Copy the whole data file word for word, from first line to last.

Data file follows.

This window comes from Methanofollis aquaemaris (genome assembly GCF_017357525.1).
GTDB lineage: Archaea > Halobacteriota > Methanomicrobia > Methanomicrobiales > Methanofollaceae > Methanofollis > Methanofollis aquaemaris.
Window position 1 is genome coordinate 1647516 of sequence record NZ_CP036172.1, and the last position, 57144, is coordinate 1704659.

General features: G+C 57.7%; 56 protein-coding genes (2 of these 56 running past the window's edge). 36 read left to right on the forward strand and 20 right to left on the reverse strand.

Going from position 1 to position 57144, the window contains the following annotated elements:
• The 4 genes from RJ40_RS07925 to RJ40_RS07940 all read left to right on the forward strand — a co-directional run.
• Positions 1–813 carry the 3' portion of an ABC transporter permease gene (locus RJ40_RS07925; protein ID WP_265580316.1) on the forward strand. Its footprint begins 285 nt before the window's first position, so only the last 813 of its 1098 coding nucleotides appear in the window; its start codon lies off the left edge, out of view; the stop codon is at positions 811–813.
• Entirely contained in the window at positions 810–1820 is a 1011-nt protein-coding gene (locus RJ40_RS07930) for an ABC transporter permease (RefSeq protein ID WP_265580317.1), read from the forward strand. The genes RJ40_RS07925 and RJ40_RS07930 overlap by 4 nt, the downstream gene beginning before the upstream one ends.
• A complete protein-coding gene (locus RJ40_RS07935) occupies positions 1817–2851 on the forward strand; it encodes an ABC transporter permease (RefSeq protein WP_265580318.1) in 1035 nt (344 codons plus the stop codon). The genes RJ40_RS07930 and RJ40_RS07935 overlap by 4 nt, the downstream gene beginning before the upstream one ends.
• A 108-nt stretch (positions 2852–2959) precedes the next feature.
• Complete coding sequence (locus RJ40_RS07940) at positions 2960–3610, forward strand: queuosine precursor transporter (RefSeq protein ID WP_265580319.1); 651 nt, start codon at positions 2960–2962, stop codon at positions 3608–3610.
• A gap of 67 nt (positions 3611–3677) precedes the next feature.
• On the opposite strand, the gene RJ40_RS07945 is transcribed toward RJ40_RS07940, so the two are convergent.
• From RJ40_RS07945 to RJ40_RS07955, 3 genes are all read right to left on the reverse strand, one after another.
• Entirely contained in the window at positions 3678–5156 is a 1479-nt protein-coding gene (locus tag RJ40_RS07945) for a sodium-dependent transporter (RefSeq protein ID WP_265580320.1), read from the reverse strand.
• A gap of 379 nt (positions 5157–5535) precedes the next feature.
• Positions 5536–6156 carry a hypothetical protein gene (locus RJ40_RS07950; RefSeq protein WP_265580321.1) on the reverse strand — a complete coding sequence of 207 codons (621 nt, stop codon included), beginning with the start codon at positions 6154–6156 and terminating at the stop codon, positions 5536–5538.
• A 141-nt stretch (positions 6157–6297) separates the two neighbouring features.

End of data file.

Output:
This window comes from Methanofollis aquaemaris (genome assembly GCF_017357525.1).
GTDB lineage: Archaea > Halobacteriota > Methanomicrobia > Methanomicrobiales > Methanofollaceae > Methanofollis > Methanofollis aquaemaris.
Window position 1 is genome coordinate 1647516 of sequence record NZ_CP036172.1, and the last position, 57144, is coordinate 1704659.

General features: G+C 57.7%; 56 protein-coding genes (2 of these 56 running past the window's edge). 36 read left to right on the forward strand and 20 right to left on the reverse strand.

Going from position 1 to position 57144, the window contains the following annotated elements:
• The 4 genes from RJ40_RS07925 to RJ40_RS07940 all read left to right on the forward strand — a co-directional run.
• Positions 1–813 carry the 3' portion of an ABC transporter permease gene (locus RJ40_RS07925; protein ID WP_265580316.1) on the forward strand. Its footprint begins 285 nt before the window's first position, so only the last 813 of its 1098 coding nucleotides appear in the window; its start codon lies off the left edge, out of view; the stop codon is at positions 811–813.
• Entirely contained in the window at positions 810–1820 is a 1011-nt protein-coding gene (locus RJ40_RS07930) for an ABC transporter permease (RefSeq protein ID WP_265580317.1), read from the forward strand. The genes RJ40_RS07925 and RJ40_RS07930 overlap by 4 nt, the downstream gene beginning before the upstream one ends.
• A complete protein-coding gene (locus RJ40_RS07935) occupies positions 1817–2851 on the forward strand; it encodes an ABC transporter permease (RefSeq protein WP_265580318.1) in 1035 nt (344 codons plus the stop codon). The genes RJ40_RS07930 and RJ40_RS07935 overlap by 4 nt, the downstream gene beginning before the upstream one ends.
• A 108-nt stretch (positions 2852–2959) precedes the next feature.
• Complete coding sequence (locus RJ40_RS07940) at positions 2960–3610, forward strand: queuosine precursor transporter (RefSeq protein ID WP_265580319.1); 651 nt, start codon at positions 2960–2962, stop codon at positions 3608–3610.
• A gap of 67 nt (positions 3611–3677) precedes the next feature.
• On the opposite strand, the gene RJ40_RS07945 is transcribed toward RJ40_RS07940, so the two are convergent.
• From RJ40_RS07945 to RJ40_RS07955, 3 genes are all read right to left on the reverse strand, one after another.
• Entirely contained in the window at positions 3678–5156 is a 1479-nt protein-coding gene (locus tag RJ40_RS07945) for a sodium-dependent transporter (RefSeq protein ID WP_265580320.1), read from the reverse strand.
• A gap of 379 nt (positions 5157–5535) precedes the next feature.
• Positions 5536–6156 carry a hypothetical protein gene (locus RJ40_RS07950; RefSeq protein WP_265580321.1) on the reverse strand — a complete coding sequence of 207 codons (621 nt, stop codon included), beginning with the start codon at positions 6154–6156 and terminating at the stop codon, positions 5536–5538.
• A 141-nt stretch (positions 6157–6297) separates the two neighbouring features.